Easy Bikes – A New Name for Upright Bikes?

Did the Wall Street Journal just rename the most accessible, useful, and comfortable of all bicycle styles?

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City Bike City Life Look Book

Photo by David Niddrie

Did the Wall Street Journal just rename the most accessible, useful, and comfortable of all bicycle styles?

Upright bicycles, sometimes referred to by Momentum Mag as city bikes, are hands down the best style of bicycle for daily use. A relaxed frame geometry and swept-back handlebars combine to place the rider in a comfortable, upright position that can feel a little more like a favorite chair than a human-powered speed machine. The frame style also makes carrying cargo on front and rear racks a breeze as this riding position tends to aid in maintaining balance. Fenders and lights also integrate easily onto upright bikes, making them perfectly suited as a viable transportation option.

In places where cycling is an accepted, supported, and convenient method of transportation the upright bicycles are the ones that thrive. Most of the bicycles parked outside of businesses, shops, and homes in Copenhagen and Amsterdam are the polar opposite of those you’ll find in many North American garages.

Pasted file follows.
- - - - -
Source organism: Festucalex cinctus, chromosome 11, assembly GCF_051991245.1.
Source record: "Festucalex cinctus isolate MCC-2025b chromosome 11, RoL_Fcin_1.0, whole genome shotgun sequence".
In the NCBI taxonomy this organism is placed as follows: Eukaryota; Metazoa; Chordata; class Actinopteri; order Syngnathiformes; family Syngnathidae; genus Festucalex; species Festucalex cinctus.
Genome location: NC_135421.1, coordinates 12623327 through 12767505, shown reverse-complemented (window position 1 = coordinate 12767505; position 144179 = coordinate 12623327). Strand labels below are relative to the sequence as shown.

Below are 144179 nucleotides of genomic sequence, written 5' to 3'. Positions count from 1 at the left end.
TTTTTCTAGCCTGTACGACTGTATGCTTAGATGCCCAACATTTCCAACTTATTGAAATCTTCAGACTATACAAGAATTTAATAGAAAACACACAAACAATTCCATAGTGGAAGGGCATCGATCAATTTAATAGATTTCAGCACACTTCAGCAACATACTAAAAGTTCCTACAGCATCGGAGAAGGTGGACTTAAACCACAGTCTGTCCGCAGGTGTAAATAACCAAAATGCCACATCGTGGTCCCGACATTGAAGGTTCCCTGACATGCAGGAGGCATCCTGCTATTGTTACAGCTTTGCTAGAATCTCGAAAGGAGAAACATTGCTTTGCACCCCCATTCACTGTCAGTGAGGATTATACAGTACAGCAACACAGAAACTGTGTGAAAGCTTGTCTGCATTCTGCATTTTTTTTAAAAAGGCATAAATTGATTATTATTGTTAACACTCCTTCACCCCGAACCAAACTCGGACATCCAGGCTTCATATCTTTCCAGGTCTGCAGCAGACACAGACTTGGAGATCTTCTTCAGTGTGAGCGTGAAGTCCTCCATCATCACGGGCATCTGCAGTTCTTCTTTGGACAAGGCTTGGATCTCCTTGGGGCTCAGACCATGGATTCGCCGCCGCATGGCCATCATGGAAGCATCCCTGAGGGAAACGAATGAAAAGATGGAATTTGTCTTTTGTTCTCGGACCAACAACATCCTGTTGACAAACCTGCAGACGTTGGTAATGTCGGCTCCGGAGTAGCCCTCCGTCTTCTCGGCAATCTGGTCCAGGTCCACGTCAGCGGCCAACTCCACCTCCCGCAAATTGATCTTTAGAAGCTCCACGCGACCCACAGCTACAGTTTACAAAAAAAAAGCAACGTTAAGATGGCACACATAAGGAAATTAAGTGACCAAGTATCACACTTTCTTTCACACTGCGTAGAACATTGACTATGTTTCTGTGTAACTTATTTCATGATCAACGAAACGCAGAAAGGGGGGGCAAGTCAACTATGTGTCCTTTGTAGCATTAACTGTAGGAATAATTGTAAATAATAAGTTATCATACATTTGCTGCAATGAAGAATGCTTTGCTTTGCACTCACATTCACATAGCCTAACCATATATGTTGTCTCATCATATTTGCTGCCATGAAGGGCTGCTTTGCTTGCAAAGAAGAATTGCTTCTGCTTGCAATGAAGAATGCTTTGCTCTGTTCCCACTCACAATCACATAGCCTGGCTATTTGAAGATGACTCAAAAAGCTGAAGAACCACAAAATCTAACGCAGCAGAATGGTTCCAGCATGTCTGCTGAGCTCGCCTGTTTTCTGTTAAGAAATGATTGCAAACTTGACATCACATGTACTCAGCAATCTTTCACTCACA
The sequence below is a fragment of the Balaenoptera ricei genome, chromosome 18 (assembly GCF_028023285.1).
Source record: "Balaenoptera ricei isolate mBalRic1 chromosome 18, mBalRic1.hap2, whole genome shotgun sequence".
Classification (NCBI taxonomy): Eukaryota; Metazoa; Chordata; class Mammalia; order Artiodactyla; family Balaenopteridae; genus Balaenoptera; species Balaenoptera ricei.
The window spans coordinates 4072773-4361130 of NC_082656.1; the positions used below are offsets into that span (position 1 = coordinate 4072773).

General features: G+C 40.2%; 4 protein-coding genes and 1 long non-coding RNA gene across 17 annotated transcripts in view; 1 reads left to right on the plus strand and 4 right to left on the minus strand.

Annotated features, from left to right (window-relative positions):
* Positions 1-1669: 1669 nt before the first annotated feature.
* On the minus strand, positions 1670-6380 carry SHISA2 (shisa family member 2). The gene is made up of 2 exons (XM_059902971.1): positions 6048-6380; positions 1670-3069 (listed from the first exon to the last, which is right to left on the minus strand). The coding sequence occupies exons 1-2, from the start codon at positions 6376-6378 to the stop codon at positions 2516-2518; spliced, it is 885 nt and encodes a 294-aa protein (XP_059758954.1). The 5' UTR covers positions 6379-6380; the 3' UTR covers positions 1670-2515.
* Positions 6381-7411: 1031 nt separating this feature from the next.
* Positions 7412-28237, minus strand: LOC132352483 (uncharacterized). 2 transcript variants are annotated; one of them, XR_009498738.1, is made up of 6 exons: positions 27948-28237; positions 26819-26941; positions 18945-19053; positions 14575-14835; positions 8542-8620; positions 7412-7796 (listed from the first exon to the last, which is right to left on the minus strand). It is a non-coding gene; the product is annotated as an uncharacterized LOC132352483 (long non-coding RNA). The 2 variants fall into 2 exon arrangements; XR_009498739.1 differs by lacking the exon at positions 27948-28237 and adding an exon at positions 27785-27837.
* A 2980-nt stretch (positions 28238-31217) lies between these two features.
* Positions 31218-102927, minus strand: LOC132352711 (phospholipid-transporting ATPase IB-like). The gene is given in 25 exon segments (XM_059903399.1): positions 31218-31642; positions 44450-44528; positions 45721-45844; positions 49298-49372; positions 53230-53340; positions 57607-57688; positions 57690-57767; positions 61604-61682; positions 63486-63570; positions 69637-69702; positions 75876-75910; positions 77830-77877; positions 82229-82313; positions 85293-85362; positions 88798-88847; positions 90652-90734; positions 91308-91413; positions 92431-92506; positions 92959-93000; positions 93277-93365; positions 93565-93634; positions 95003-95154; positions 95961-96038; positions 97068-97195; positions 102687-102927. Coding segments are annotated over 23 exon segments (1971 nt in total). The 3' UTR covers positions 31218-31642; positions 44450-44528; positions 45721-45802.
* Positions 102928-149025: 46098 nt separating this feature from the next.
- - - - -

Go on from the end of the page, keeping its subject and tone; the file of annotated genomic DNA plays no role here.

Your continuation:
Easy bikes, as the headline of the Wall Street Journal calls them in their look at this growing section of the bicycle industry, are defined by writer Rachel Bachman as:

New models let riders sit in a more comfortable, upright position the way an old-school Schwinn did, but with lighter bike frames. They often have eight speeds or fewer, rather than the 18 to 33 on more complex bikes. Some bikes feature internal gears protected from dirt instead of the exposed jaws of traditional systems.

Bachman goes on to share the experience of a new rider who was looking for a bicycle to suit his transportation needs:

Adam Bertoni, a 36-year-old insurance claims manager, says he got the urge to start biking around town after moving to the bike-friendly Minneapolis area from Cleveland. “The amount of research I had to put into just trying to find a bike to fit my needs was a pain,” he says.

Mr. Bertoni found a mountain-road-hybrid bike with its 21 gears too cumbersome. A single-speed bike was too difficult to pedal up hills. He read about Priority Bicycles, a New York-based bicycle brand, and ordered one online.